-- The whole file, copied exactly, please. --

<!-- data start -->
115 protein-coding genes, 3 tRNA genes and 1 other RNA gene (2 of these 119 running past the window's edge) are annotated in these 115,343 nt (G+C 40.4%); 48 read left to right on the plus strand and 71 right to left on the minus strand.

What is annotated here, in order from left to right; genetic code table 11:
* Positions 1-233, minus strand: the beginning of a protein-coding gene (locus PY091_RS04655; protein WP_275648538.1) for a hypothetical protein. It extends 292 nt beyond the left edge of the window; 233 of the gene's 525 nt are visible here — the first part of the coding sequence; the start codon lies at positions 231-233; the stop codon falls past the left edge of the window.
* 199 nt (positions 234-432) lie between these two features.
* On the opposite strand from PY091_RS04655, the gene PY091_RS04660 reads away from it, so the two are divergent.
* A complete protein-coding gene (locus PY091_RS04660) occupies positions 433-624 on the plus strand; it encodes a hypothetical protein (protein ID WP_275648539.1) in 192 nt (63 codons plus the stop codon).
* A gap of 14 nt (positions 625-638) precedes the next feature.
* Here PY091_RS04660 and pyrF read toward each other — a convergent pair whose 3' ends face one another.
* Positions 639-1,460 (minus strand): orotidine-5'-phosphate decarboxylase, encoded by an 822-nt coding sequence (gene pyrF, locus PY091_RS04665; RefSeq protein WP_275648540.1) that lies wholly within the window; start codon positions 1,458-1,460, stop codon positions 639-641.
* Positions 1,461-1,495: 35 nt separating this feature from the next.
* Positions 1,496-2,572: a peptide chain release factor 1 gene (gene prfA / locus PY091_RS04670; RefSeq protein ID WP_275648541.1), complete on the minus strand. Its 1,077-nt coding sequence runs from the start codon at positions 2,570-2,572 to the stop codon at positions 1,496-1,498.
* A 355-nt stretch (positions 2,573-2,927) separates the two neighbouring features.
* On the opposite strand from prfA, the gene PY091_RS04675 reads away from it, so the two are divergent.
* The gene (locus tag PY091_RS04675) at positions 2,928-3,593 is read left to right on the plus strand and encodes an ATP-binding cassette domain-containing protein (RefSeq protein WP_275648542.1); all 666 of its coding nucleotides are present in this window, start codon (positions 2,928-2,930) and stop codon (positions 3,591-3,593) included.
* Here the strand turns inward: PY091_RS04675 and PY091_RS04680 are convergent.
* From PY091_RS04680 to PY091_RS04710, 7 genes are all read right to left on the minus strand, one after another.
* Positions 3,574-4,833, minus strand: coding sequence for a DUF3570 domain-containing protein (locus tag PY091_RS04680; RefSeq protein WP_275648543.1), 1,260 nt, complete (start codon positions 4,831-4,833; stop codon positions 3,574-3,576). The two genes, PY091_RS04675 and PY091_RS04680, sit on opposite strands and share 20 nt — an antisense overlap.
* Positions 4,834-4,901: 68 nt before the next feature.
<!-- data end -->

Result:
115 protein-coding genes, 3 tRNA genes and 1 other RNA gene (2 of these 119 running past the window's edge) are annotated in these 115,343 nt (G+C 40.4%); 48 read left to right on the plus strand and 71 right to left on the minus strand.

What is annotated here, in order from left to right; genetic code table 11:
* Positions 1-233, minus strand: the beginning of a protein-coding gene (locus PY091_RS04655; protein WP_275648538.1) for a hypothetical protein. It extends 292 nt beyond the left edge of the window; 233 of the gene's 525 nt are visible here — the first part of the coding sequence; the start codon lies at positions 231-233; the stop codon falls past the left edge of the window.
* 199 nt (positions 234-432) lie between these two features.
* On the opposite strand from PY091_RS04655, the gene PY091_RS04660 reads away from it, so the two are divergent.
* A complete protein-coding gene (locus PY091_RS04660) occupies positions 433-624 on the plus strand; it encodes a hypothetical protein (protein ID WP_275648539.1) in 192 nt (63 codons plus the stop codon).
* A gap of 14 nt (positions 625-638) precedes the next feature.
* Here PY091_RS04660 and pyrF read toward each other — a convergent pair whose 3' ends face one another.
* Positions 639-1,460 (minus strand): orotidine-5'-phosphate decarboxylase, encoded by an 822-nt coding sequence (gene pyrF, locus PY091_RS04665; RefSeq protein WP_275648540.1) that lies wholly within the window; start codon positions 1,458-1,460, stop codon positions 639-641.
* Positions 1,461-1,495: 35 nt separating this feature from the next.
* Positions 1,496-2,572: a peptide chain release factor 1 gene (gene prfA / locus PY091_RS04670; RefSeq protein ID WP_275648541.1), complete on the minus strand. Its 1,077-nt coding sequence runs from the start codon at positions 2,570-2,572 to the stop codon at positions 1,496-1,498.
* A 355-nt stretch (positions 2,573-2,927) separates the two neighbouring features.
* On the opposite strand from prfA, the gene PY091_RS04675 reads away from it, so the two are divergent.
* The gene (locus tag PY091_RS04675) at positions 2,928-3,593 is read left to right on the plus strand and encodes an ATP-binding cassette domain-containing protein (RefSeq protein WP_275648542.1); all 666 of its coding nucleotides are present in this window, start codon (positions 2,928-2,930) and stop codon (positions 3,591-3,593) included.
* Here the strand turns inward: PY091_RS04675 and PY091_RS04680 are convergent.
* From PY091_RS04680 to PY091_RS04710, 7 genes are all read right to left on the minus strand, one after another.
* Positions 3,574-4,833, minus strand: coding sequence for a DUF3570 domain-containing protein (locus tag PY091_RS04680; RefSeq protein WP_275648543.1), 1,260 nt, complete (start codon positions 4,831-4,833; stop codon positions 3,574-3,576). The two genes, PY091_RS04675 and PY091_RS04680, sit on opposite strands and share 20 nt — an antisense overlap.
* Positions 4,834-4,901: 68 nt before the next feature.